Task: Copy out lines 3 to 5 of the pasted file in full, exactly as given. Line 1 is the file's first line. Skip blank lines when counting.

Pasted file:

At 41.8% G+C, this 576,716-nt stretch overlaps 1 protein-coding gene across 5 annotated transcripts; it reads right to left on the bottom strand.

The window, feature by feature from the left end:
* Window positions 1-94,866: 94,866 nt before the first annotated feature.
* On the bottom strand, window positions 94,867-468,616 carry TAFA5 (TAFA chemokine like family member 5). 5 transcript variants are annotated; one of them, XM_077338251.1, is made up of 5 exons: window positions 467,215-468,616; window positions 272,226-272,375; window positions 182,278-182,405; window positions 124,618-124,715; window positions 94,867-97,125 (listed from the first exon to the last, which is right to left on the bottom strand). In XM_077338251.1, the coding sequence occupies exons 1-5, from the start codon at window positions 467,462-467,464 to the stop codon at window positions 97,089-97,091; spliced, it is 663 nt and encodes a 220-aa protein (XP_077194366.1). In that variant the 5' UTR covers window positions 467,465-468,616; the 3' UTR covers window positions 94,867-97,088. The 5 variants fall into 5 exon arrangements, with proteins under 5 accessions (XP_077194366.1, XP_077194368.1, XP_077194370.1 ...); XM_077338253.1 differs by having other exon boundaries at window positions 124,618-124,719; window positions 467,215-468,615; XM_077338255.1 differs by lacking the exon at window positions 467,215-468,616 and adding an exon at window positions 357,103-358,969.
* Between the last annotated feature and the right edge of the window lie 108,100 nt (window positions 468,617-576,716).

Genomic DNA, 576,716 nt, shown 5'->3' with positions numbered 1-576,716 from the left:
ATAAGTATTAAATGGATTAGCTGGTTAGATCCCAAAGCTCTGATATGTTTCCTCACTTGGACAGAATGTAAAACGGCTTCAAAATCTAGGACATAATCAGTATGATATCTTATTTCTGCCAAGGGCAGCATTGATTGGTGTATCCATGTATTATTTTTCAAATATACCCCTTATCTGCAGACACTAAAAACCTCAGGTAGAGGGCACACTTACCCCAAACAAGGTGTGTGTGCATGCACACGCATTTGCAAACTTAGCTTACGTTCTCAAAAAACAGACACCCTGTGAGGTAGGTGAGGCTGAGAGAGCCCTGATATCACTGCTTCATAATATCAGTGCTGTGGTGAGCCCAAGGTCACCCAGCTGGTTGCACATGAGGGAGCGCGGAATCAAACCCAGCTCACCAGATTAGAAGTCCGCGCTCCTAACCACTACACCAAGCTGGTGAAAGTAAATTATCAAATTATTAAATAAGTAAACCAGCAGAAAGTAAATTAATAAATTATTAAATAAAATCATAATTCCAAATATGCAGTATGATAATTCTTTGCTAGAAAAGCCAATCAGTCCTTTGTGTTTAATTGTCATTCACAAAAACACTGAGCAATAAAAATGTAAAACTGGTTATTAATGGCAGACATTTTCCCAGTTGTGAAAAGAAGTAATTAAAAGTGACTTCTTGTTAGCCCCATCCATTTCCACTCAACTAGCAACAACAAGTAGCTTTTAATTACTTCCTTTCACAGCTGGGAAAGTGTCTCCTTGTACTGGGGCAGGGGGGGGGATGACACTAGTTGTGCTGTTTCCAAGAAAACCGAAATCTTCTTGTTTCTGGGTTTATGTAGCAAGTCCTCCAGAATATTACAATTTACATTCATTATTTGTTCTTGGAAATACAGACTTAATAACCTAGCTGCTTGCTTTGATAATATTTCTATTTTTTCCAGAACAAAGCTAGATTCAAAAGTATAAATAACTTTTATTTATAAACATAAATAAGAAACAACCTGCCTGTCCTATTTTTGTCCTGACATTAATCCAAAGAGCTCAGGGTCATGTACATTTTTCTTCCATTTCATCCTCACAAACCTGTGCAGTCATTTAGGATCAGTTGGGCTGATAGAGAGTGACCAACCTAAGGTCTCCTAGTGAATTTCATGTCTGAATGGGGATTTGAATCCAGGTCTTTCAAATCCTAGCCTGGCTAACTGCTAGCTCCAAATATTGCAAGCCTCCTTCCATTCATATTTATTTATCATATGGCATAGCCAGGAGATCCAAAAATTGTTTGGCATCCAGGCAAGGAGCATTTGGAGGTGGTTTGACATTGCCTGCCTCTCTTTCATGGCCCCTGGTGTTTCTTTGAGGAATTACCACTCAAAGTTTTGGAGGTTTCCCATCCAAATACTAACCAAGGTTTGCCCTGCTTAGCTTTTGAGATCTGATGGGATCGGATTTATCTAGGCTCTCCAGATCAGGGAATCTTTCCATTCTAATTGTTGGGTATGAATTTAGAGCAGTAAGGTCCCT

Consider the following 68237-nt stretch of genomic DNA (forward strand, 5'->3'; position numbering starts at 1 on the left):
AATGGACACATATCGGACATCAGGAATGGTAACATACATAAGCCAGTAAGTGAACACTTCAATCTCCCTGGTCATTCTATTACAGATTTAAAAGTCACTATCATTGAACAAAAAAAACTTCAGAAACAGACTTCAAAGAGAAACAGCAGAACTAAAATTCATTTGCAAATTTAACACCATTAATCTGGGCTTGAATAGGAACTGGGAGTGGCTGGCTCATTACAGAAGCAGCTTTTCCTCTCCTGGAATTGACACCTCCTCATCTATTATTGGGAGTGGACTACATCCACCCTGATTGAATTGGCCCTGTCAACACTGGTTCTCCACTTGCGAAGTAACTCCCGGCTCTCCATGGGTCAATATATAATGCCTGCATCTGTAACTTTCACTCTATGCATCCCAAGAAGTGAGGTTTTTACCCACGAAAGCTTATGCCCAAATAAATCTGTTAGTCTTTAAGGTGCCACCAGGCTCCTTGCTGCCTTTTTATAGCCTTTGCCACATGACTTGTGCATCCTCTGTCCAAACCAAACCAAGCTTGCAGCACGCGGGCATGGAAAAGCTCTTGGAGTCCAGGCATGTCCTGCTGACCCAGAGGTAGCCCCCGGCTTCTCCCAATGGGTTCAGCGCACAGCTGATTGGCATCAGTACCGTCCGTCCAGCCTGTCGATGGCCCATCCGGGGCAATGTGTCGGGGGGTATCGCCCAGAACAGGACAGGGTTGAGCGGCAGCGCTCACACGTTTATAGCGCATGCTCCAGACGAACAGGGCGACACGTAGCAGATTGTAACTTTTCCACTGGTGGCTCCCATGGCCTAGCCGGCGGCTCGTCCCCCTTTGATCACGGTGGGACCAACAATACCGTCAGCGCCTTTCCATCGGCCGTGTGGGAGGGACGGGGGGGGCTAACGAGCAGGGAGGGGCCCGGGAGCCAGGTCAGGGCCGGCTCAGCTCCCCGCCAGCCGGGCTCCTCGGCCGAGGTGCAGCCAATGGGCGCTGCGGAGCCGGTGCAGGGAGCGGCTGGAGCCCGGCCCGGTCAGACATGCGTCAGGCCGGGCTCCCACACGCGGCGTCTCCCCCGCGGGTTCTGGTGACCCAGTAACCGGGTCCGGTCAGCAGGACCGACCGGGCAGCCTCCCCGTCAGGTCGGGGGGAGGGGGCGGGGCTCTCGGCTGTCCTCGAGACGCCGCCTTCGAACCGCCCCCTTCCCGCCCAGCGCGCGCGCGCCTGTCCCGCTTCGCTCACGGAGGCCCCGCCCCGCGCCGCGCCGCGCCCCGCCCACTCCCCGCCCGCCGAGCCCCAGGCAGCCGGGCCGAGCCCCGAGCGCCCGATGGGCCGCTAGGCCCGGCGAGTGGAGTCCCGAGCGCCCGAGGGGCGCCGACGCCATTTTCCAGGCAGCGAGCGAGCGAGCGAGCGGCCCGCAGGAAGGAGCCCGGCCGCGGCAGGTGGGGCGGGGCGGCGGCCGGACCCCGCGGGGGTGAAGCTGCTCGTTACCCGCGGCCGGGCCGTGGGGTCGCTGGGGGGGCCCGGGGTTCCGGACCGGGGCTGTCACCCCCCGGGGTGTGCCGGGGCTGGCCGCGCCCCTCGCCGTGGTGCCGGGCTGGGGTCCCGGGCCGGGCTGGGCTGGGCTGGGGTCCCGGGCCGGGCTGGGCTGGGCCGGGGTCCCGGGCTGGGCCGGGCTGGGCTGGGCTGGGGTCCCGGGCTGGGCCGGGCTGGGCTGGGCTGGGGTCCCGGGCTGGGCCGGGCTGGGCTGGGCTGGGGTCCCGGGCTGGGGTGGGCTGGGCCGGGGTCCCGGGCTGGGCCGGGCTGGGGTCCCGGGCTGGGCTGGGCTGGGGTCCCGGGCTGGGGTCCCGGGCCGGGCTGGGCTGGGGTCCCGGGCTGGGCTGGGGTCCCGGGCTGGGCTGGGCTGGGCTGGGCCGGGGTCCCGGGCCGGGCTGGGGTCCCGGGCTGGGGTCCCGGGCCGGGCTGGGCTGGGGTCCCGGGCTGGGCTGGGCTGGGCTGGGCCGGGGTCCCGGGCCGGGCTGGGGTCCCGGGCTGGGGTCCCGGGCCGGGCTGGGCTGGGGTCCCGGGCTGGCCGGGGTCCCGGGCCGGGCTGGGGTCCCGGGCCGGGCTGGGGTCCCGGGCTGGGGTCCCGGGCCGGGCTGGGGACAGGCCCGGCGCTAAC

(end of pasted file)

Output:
* Window positions 1-94,866: 94,866 nt before the first annotated feature.
* On the bottom strand, window positions 94,867-468,616 carry TAFA5 (TAFA chemokine like family member 5). 5 transcript variants are annotated; one of them, XM_077338251.1, is made up of 5 exons: window positions 467,215-468,616; window positions 272,226-272,375; window positions 182,278-182,405; window positions 124,618-124,715; window positions 94,867-97,125 (listed from the first exon to the last, which is right to left on the bottom strand). In XM_077338251.1, the coding sequence occupies exons 1-5, from the start codon at window positions 467,462-467,464 to the stop codon at window positions 97,089-97,091; spliced, it is 663 nt and encodes a 220-aa protein (XP_077194366.1). In that variant the 5' UTR covers window positions 467,465-468,616; the 3' UTR covers window positions 94,867-97,088. The 5 variants fall into 5 exon arrangements, with proteins under 5 accessions (XP_077194366.1, XP_077194368.1, XP_077194370.1 ...); XM_077338253.1 differs by having other exon boundaries at window positions 124,618-124,719; window positions 467,215-468,615; XM_077338255.1 differs by lacking the exon at window positions 467,215-468,616 and adding an exon at window positions 357,103-358,969.
* Between the last annotated feature and the right edge of the window lie 108,100 nt (window positions 468,617-576,716).